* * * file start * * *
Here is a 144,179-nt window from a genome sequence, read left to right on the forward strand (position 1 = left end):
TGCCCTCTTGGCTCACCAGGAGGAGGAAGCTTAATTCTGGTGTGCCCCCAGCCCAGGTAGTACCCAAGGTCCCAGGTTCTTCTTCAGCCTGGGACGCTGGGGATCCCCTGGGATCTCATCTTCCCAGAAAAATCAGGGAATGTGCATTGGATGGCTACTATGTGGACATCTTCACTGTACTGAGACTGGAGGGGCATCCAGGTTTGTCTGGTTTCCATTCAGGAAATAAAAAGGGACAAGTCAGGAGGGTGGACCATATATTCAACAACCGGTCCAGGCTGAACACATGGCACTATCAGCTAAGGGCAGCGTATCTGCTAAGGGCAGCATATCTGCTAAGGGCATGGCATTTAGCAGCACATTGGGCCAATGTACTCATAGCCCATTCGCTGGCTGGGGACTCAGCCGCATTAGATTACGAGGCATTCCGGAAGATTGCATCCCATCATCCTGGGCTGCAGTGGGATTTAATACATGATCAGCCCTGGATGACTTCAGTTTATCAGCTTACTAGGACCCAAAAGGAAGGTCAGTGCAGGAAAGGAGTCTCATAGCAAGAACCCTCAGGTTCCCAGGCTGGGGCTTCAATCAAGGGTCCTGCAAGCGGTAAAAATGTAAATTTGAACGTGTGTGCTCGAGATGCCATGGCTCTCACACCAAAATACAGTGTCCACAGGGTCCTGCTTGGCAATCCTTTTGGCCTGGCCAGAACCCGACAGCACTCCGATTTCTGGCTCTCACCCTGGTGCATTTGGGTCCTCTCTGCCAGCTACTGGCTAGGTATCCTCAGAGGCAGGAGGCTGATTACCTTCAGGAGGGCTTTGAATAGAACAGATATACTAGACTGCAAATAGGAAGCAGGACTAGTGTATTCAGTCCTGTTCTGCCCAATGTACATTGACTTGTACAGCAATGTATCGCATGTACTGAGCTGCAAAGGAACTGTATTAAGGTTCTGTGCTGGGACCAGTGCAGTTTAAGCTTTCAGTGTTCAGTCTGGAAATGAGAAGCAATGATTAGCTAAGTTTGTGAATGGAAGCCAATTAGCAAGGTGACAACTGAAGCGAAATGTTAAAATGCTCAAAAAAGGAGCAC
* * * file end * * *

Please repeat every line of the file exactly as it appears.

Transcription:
Here is a 144,179-nt window from a genome sequence, read left to right on the forward strand (position 1 = left end):
TGCCCTCTTGGCTCACCAGGAGGAGGAAGCTTAATTCTGGTGTGCCCCCAGCCCAGGTAGTACCCAAGGTCCCAGGTTCTTCTTCAGCCTGGGACGCTGGGGATCCCCTGGGATCTCATCTTCCCAGAAAAATCAGGGAATGTGCATTGGATGGCTACTATGTGGACATCTTCACTGTACTGAGACTGGAGGGGCATCCAGGTTTGTCTGGTTTCCATTCAGGAAATAAAAAGGGACAAGTCAGGAGGGTGGACCATATATTCAACAACCGGTCCAGGCTGAACACATGGCACTATCAGCTAAGGGCAGCGTATCTGCTAAGGGCAGCATATCTGCTAAGGGCATGGCATTTAGCAGCACATTGGGCCAATGTACTCATAGCCCATTCGCTGGCTGGGGACTCAGCCGCATTAGATTACGAGGCATTCCGGAAGATTGCATCCCATCATCCTGGGCTGCAGTGGGATTTAATACATGATCAGCCCTGGATGACTTCAGTTTATCAGCTTACTAGGACCCAAAAGGAAGGTCAGTGCAGGAAAGGAGTCTCATAGCAAGAACCCTCAGGTTCCCAGGCTGGGGCTTCAATCAAGGGTCCTGCAAGCGGTAAAAATGTAAATTTGAACGTGTGTGCTCGAGATGCCATGGCTCTCACACCAAAATACAGTGTCCACAGGGTCCTGCTTGGCAATCCTTTTGGCCTGGCCAGAACCCGACAGCACTCCGATTTCTGGCTCTCACCCTGGTGCATTTGGGTCCTCTCTGCCAGCTACTGGCTAGGTATCCTCAGAGGCAGGAGGCTGATTACCTTCAGGAGGGCTTTGAATAGAACAGATATACTAGACTGCAAATAGGAAGCAGGACTAGTGTATTCAGTCCTGTTCTGCCCAATGTACATTGACTTGTACAGCAATGTATCGCATGTACTGAGCTGCAAAGGAACTGTATTAAGGTTCTGTGCTGGGACCAGTGCAGTTTAAGCTTTCAGTGTTCAGTCTGGAAATGAGAAGCAATGATTAGCTAAGTTTGTGAATGGAAGCCAATTAGCAAGGTGACAACTGAAGCGAAATGTTAAAATGCTCAAAAAAGGAGCAC